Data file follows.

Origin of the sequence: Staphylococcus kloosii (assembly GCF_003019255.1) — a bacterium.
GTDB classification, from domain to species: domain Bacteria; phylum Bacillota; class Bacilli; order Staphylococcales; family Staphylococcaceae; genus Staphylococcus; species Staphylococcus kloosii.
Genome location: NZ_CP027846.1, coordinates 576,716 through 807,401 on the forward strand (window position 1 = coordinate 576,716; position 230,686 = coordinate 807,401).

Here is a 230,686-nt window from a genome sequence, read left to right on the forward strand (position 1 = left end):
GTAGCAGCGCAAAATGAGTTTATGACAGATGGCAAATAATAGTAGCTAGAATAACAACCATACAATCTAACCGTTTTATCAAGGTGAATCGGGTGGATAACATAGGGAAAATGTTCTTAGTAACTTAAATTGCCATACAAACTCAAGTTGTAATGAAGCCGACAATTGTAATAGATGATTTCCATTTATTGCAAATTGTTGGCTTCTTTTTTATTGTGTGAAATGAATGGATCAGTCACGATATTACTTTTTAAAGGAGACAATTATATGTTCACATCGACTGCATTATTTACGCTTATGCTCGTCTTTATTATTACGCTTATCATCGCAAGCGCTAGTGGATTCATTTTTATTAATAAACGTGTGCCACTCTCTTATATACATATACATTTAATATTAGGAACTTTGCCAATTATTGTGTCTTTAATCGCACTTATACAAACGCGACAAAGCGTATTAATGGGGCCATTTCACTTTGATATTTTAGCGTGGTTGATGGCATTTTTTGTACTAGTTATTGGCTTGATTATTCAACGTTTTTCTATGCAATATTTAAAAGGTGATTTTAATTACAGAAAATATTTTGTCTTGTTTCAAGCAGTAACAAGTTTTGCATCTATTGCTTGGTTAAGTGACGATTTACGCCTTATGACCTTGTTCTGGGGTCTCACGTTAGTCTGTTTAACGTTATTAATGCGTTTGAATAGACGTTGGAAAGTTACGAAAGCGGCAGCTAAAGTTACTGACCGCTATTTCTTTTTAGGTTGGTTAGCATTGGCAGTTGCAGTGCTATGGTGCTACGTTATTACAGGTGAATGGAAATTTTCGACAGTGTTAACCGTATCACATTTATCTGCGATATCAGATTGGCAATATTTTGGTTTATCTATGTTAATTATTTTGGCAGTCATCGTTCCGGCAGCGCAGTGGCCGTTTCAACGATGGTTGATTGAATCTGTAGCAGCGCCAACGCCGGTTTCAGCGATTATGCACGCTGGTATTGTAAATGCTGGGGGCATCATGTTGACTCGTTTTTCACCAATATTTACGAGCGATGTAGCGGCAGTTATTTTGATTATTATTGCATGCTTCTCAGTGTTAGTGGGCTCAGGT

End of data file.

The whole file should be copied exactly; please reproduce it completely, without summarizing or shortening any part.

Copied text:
Origin of the sequence: Staphylococcus kloosii (assembly GCF_003019255.1) — a bacterium.
GTDB classification, from domain to species: domain Bacteria; phylum Bacillota; class Bacilli; order Staphylococcales; family Staphylococcaceae; genus Staphylococcus; species Staphylococcus kloosii.
Genome location: NZ_CP027846.1, coordinates 576,716 through 807,401 on the forward strand (window position 1 = coordinate 576,716; position 230,686 = coordinate 807,401).

Here is a 230,686-nt window from a genome sequence, read left to right on the forward strand (position 1 = left end):
GTAGCAGCGCAAAATGAGTTTATGACAGATGGCAAATAATAGTAGCTAGAATAACAACCATACAATCTAACCGTTTTATCAAGGTGAATCGGGTGGATAACATAGGGAAAATGTTCTTAGTAACTTAAATTGCCATACAAACTCAAGTTGTAATGAAGCCGACAATTGTAATAGATGATTTCCATTTATTGCAAATTGTTGGCTTCTTTTTTATTGTGTGAAATGAATGGATCAGTCACGATATTACTTTTTAAAGGAGACAATTATATGTTCACATCGACTGCATTATTTACGCTTATGCTCGTCTTTATTATTACGCTTATCATCGCAAGCGCTAGTGGATTCATTTTTATTAATAAACGTGTGCCACTCTCTTATATACATATACATTTAATATTAGGAACTTTGCCAATTATTGTGTCTTTAATCGCACTTATACAAACGCGACAAAGCGTATTAATGGGGCCATTTCACTTTGATATTTTAGCGTGGTTGATGGCATTTTTTGTACTAGTTATTGGCTTGATTATTCAACGTTTTTCTATGCAATATTTAAAAGGTGATTTTAATTACAGAAAATATTTTGTCTTGTTTCAAGCAGTAACAAGTTTTGCATCTATTGCTTGGTTAAGTGACGATTTACGCCTTATGACCTTGTTCTGGGGTCTCACGTTAGTCTGTTTAACGTTATTAATGCGTTTGAATAGACGTTGGAAAGTTACGAAAGCGGCAGCTAAAGTTACTGACCGCTATTTCTTTTTAGGTTGGTTAGCATTGGCAGTTGCAGTGCTATGGTGCTACGTTATTACAGGTGAATGGAAATTTTCGACAGTGTTAACCGTATCACATTTATCTGCGATATCAGATTGGCAATATTTTGGTTTATCTATGTTAATTATTTTGGCAGTCATCGTTCCGGCAGCGCAGTGGCCGTTTCAACGATGGTTGATTGAATCTGTAGCAGCGCCAACGCCGGTTTCAGCGATTATGCACGCTGGTATTGTAAATGCTGGGGGCATCATGTTGACTCGTTTTTCACCAATATTTACGAGCGATGTAGCGGCAGTTATTTTGATTATTATTGCATGCTTCTCAGTGTTAGTGGGCTCAGGT